Tuesday, June 23, 2009
New MLA Rules... (Sigh)
A few weeks ago the UVU Writing Center sent a little note to me (via one of my students) alerting me that there have been some changes to the MLA documentation system and that I had been instructing my students incorrectly. I'm using the 6th edition of the MLA Handbook (which I bought last summer) but it's apparently already obsolete. (To be read in a snooty voice: "You're using the 6th edition? Oh, that was just sooooo 2008.")
The Writing Center gave me a print-out of a link from the Owl at Purdue regarding the MLA Update for 2009. I'll let you read it for yourselves, but the basic gist is that there will be no more underlining (italics only, please), there will be no more full URLs, continuous pagination no longer matters, all publications must indicate what publication medium is used (e.g. print, web or DVD), and there are new guidelines for indicating missing information.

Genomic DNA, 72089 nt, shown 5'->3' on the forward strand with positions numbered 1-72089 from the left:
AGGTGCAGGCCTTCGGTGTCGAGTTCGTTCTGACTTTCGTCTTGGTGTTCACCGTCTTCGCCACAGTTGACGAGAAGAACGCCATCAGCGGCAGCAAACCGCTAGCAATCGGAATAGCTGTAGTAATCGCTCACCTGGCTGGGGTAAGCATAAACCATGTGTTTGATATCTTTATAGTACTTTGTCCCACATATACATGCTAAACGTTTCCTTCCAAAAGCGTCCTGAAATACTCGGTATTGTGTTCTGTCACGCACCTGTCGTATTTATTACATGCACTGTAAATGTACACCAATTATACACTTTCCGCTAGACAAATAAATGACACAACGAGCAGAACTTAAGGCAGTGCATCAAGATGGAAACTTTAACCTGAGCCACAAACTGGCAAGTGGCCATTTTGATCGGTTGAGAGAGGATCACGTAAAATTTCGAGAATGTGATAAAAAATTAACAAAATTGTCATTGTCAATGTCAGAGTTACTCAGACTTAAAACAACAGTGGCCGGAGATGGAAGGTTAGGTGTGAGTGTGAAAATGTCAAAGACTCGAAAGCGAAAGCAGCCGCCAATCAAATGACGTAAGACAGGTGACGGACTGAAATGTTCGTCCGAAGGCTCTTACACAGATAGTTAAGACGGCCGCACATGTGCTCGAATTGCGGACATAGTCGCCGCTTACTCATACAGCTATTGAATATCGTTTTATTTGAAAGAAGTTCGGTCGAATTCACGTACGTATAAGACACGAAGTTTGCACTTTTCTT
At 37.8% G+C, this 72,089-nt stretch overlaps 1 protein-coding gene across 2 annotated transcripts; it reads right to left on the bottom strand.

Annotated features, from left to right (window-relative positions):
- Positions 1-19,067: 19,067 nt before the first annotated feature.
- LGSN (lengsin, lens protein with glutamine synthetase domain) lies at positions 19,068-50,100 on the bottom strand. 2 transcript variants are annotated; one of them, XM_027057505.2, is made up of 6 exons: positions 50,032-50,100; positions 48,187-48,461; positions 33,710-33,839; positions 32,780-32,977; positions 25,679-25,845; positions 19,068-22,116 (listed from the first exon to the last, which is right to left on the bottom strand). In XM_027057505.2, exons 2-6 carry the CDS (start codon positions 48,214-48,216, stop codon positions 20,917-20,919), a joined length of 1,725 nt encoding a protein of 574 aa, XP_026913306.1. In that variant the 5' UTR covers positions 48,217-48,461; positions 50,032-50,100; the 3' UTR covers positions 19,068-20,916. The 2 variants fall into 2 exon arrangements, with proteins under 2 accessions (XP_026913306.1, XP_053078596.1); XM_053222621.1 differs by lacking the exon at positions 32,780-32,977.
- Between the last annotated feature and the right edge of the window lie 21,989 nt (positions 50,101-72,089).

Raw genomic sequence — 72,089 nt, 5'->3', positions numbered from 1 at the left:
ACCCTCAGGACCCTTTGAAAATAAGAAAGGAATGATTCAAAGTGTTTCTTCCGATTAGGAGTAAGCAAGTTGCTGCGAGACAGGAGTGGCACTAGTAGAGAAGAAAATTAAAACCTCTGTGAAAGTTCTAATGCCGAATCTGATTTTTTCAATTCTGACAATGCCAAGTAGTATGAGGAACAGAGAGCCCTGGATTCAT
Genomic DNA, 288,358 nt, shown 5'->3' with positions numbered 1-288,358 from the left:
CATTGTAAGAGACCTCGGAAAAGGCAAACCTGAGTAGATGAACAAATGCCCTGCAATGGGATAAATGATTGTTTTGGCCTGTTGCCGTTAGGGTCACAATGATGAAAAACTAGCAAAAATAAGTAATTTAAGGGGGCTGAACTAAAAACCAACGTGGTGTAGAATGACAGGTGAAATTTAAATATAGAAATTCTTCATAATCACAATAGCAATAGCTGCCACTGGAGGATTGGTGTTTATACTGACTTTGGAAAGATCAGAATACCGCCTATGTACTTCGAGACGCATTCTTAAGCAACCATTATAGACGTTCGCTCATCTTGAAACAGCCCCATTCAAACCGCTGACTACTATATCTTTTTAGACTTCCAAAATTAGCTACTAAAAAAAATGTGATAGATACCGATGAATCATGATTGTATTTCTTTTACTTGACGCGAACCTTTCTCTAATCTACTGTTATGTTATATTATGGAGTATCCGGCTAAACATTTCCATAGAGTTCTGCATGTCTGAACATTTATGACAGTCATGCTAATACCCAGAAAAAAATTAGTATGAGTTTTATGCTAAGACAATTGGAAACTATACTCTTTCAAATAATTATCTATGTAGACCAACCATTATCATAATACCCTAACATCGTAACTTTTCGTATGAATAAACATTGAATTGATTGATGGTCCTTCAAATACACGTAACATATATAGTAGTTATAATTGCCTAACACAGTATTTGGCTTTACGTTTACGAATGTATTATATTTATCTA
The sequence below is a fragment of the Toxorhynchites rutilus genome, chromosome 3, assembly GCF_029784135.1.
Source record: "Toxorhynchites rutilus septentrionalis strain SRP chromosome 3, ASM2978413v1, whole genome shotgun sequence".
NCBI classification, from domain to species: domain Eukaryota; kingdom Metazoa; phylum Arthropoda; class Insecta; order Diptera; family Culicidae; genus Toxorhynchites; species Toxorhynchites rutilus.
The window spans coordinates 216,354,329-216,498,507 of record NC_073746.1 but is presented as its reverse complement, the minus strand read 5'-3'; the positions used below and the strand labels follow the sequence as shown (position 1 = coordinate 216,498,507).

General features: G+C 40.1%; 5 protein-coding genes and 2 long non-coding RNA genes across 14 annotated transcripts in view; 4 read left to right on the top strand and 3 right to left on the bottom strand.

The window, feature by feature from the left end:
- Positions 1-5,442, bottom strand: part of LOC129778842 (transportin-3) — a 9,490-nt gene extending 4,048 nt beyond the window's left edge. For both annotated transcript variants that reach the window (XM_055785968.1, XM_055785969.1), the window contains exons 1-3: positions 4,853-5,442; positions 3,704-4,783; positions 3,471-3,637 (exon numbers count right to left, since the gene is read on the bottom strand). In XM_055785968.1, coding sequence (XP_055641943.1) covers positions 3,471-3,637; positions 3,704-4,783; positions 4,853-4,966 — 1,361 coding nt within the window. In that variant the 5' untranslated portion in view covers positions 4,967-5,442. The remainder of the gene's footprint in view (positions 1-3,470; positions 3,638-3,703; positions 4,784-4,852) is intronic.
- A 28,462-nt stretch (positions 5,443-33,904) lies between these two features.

I can't help but roll my eyes a little at this. I understand the need to revise the style guide for increased clarity (especially in the ever-changing digital age), but it's frustrating to try and stay on top of all the little updates in order to remain consistent in my grading. Since we are all at the mercy of the Modern Language Association's whims, I wanted to find out if anyone has any good suggestions for making sure that you always stay up to date with the latest changes in MLA or other documentation systems. I would personally prefer not to have to buy a new style guide every year, but if that's what it takes--so be it. Any suggestions?
As a side note, this is probably a better question for John, but why do we ask students to buy a writer's handbook (such as the one that comes with the Allyn and Bacon Guide to Writing) as opposed to requiring them to get the original handbooks, such as the ones published by MLA? It would seem to me that the MLA Handbook would be more authoritative. But I do see how it would be nice to have an all-in-one handbook, I suppose.